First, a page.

One of my daughters had a tireless habit when she was young of always asking ‘what if’. Those words were most likely followed by something way out there, usually negative and often blown out of proportion. And she could be relentless at times.
When we indulge in the ‘what ifs’ (and we all do) we are using our brilliant creative imaginations to conjure up the worst possible scenarios. Pure indulgence like this can get us bouncing like a ping pong ball.
What if I get sick? What if my company doesn’t survive? What if I don’t have a job to go back to? What if I never get to watch another live sports event? What if school this fall doesn’t happen? What if these kids never leave my house? 🙂 What if my 2020 grad never gets a job? What if I go postal living with these same humans?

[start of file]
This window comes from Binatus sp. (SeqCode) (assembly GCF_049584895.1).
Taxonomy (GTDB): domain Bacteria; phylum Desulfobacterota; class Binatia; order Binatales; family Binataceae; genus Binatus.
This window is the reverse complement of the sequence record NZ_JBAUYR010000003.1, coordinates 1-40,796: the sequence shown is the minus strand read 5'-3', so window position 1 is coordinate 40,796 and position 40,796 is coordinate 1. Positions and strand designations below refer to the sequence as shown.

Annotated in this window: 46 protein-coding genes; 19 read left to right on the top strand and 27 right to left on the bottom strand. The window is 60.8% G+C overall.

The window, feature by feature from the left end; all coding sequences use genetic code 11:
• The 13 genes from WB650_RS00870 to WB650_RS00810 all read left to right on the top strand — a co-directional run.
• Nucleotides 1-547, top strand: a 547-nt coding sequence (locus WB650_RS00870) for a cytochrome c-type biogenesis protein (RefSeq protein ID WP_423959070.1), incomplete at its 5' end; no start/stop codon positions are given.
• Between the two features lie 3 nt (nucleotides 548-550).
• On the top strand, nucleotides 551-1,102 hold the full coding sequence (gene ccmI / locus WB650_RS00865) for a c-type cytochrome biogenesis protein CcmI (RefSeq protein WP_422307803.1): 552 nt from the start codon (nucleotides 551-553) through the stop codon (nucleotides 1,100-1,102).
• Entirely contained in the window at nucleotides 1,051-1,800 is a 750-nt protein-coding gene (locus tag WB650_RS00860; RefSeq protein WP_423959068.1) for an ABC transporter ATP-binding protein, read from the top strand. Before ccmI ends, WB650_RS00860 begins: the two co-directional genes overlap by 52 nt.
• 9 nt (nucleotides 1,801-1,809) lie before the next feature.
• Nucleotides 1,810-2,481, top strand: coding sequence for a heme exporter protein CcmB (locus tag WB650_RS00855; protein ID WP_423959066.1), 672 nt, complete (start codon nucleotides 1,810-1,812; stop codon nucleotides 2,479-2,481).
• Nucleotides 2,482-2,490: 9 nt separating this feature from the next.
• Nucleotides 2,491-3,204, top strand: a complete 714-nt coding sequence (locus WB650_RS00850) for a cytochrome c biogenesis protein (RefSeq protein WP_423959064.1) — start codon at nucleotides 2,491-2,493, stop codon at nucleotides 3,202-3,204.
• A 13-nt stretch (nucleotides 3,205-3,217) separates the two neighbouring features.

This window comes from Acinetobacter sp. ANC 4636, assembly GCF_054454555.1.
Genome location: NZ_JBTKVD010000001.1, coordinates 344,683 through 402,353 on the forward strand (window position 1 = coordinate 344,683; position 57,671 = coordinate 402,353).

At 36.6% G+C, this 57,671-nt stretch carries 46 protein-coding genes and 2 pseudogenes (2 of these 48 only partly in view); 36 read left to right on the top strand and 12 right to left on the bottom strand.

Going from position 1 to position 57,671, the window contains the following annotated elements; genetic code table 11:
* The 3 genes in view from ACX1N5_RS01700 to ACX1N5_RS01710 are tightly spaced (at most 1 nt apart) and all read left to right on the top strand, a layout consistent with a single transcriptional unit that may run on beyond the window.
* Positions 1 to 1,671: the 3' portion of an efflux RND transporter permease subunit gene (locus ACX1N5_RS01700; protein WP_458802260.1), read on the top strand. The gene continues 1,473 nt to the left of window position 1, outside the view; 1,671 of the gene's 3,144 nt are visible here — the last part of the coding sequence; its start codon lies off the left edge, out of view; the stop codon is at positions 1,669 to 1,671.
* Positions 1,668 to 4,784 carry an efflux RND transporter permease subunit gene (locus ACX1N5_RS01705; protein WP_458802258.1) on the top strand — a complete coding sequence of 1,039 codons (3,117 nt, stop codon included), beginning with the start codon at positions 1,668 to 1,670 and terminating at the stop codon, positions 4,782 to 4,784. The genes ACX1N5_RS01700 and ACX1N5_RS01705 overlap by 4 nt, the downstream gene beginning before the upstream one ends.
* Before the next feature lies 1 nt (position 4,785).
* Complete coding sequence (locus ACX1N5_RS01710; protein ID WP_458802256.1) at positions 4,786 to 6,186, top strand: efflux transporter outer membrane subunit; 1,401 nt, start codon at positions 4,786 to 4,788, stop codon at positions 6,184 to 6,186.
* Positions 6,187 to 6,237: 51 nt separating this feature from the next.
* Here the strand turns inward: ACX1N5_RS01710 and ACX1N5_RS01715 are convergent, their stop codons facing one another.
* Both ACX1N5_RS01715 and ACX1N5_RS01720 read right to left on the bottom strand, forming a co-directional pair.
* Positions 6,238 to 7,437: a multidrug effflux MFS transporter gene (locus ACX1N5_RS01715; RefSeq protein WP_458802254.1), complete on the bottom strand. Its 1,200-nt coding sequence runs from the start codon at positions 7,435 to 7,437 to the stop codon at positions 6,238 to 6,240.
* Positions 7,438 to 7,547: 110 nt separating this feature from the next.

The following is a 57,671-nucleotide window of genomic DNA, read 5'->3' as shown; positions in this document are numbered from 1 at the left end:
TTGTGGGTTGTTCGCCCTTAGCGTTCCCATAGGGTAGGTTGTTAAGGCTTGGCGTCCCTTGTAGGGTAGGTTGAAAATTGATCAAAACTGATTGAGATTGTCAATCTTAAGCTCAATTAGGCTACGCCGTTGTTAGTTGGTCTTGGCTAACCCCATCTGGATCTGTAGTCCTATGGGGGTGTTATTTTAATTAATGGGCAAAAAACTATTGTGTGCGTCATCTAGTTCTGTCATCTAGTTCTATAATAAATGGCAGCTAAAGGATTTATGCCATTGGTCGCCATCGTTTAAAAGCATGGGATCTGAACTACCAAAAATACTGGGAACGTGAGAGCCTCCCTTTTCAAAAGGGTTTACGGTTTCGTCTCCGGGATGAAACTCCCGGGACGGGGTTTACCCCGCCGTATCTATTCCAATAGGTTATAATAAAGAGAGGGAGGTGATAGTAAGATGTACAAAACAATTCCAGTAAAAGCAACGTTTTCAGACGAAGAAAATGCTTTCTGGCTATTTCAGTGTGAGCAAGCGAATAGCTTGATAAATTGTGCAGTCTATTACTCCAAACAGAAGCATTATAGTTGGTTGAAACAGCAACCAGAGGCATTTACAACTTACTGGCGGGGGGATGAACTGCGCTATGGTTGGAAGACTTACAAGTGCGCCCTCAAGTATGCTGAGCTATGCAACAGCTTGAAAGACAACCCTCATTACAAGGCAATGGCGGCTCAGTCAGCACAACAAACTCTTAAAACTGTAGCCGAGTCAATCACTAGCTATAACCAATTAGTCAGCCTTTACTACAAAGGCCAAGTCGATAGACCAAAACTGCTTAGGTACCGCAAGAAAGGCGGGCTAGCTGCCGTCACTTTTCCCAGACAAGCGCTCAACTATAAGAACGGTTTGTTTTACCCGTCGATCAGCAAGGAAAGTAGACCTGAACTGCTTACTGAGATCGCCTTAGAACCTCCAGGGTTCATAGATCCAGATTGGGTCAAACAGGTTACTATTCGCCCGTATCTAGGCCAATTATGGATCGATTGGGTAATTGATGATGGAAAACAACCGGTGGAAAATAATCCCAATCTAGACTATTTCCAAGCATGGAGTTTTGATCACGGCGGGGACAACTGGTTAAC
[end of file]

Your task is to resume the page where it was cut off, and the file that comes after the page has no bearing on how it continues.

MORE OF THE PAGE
Oh, how our brains like to create drama and spin the negative.
And once we are focused on something dramatic and negative, our brains instinctively go in search of evidence to back up our thoughts. Psychologists call it cognitive bias.
Luckily, it goes both ways.
The what-ifs can always be used in a positive way. What if I don’t get sick? What if my company becomes even better? What if not having a job leads me to my dream job? What if I never get to watch another live hockey game? (sorry – I can’t get over that one lol) What if they come up with an even better version of school for the fall? What if being in the class of 2020 ends up being the best thing on my kid’s resume? What if this time makes me appreciate these people even more?
What if this ends up being one of the best things to have ever happened to us as a human race?
Choose to focus on positive ways to frame a situation and your brain will find ideas to back up the possibility.
How can one person make a difference? That’s how.